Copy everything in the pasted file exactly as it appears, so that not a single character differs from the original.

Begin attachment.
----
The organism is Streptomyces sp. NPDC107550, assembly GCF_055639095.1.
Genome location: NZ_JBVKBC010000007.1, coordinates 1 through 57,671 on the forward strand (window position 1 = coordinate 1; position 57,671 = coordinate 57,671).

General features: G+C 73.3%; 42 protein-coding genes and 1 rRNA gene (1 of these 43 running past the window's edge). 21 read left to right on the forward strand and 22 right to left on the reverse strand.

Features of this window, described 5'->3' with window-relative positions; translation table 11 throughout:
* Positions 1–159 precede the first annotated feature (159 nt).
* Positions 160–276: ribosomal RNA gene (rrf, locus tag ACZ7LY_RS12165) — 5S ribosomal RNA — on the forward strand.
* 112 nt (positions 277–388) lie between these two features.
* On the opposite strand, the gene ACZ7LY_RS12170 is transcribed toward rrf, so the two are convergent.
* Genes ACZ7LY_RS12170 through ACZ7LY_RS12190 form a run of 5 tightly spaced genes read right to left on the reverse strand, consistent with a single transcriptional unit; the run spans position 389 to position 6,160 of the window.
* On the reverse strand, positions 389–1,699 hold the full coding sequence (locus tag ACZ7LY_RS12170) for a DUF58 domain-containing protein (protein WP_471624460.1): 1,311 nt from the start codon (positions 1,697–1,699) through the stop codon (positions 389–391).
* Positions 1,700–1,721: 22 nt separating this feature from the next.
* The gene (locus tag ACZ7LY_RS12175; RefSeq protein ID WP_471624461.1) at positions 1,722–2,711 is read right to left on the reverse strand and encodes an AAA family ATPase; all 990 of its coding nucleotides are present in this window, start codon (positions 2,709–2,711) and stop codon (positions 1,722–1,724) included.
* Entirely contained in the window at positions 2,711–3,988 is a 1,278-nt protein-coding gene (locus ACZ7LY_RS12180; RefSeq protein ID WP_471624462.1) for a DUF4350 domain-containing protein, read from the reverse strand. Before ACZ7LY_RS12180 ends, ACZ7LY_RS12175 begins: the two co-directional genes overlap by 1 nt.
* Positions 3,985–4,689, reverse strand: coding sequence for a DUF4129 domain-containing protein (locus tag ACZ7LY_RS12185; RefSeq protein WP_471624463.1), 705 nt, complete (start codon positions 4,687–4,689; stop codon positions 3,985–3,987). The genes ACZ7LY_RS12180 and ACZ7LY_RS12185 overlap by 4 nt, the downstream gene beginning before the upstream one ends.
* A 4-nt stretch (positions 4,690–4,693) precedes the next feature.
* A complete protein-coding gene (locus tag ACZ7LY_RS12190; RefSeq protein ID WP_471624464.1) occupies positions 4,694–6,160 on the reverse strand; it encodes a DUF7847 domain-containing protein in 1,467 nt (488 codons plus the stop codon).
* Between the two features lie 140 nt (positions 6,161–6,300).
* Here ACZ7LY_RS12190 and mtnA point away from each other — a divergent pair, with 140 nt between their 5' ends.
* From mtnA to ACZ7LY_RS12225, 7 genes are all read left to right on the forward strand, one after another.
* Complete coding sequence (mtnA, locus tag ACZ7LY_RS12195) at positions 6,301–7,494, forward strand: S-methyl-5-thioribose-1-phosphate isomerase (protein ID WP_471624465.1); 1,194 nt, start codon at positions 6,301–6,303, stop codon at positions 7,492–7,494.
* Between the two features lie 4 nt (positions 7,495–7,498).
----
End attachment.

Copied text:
The organism is Streptomyces sp. NPDC107550, assembly GCF_055639095.1.
Genome location: NZ_JBVKBC010000007.1, coordinates 1 through 57,671 on the forward strand (window position 1 = coordinate 1; position 57,671 = coordinate 57,671).

General features: G+C 73.3%; 42 protein-coding genes and 1 rRNA gene (1 of these 43 running past the window's edge). 21 read left to right on the forward strand and 22 right to left on the reverse strand.

Features of this window, described 5'->3' with window-relative positions; translation table 11 throughout:
* Positions 1–159 precede the first annotated feature (159 nt).
* Positions 160–276: ribosomal RNA gene (rrf, locus tag ACZ7LY_RS12165) — 5S ribosomal RNA — on the forward strand.
* 112 nt (positions 277–388) lie between these two features.
* On the opposite strand, the gene ACZ7LY_RS12170 is transcribed toward rrf, so the two are convergent.
* Genes ACZ7LY_RS12170 through ACZ7LY_RS12190 form a run of 5 tightly spaced genes read right to left on the reverse strand, consistent with a single transcriptional unit; the run spans position 389 to position 6,160 of the window.
* On the reverse strand, positions 389–1,699 hold the full coding sequence (locus tag ACZ7LY_RS12170) for a DUF58 domain-containing protein (protein WP_471624460.1): 1,311 nt from the start codon (positions 1,697–1,699) through the stop codon (positions 389–391).
* Positions 1,700–1,721: 22 nt separating this feature from the next.
* The gene (locus tag ACZ7LY_RS12175; RefSeq protein ID WP_471624461.1) at positions 1,722–2,711 is read right to left on the reverse strand and encodes an AAA family ATPase; all 990 of its coding nucleotides are present in this window, start codon (positions 2,709–2,711) and stop codon (positions 1,722–1,724) included.
* Entirely contained in the window at positions 2,711–3,988 is a 1,278-nt protein-coding gene (locus ACZ7LY_RS12180; RefSeq protein ID WP_471624462.1) for a DUF4350 domain-containing protein, read from the reverse strand. Before ACZ7LY_RS12180 ends, ACZ7LY_RS12175 begins: the two co-directional genes overlap by 1 nt.
* Positions 3,985–4,689, reverse strand: coding sequence for a DUF4129 domain-containing protein (locus tag ACZ7LY_RS12185; RefSeq protein WP_471624463.1), 705 nt, complete (start codon positions 4,687–4,689; stop codon positions 3,985–3,987). The genes ACZ7LY_RS12180 and ACZ7LY_RS12185 overlap by 4 nt, the downstream gene beginning before the upstream one ends.
* A 4-nt stretch (positions 4,690–4,693) precedes the next feature.
* A complete protein-coding gene (locus tag ACZ7LY_RS12190; RefSeq protein ID WP_471624464.1) occupies positions 4,694–6,160 on the reverse strand; it encodes a DUF7847 domain-containing protein in 1,467 nt (488 codons plus the stop codon).
* Between the two features lie 140 nt (positions 6,161–6,300).
* Here ACZ7LY_RS12190 and mtnA point away from each other — a divergent pair, with 140 nt between their 5' ends.
* From mtnA to ACZ7LY_RS12225, 7 genes are all read left to right on the forward strand, one after another.
* Complete coding sequence (mtnA, locus tag ACZ7LY_RS12195) at positions 6,301–7,494, forward strand: S-methyl-5-thioribose-1-phosphate isomerase (protein ID WP_471624465.1); 1,194 nt, start codon at positions 6,301–6,303, stop codon at positions 7,492–7,494.
* Between the two features lie 4 nt (positions 7,495–7,498).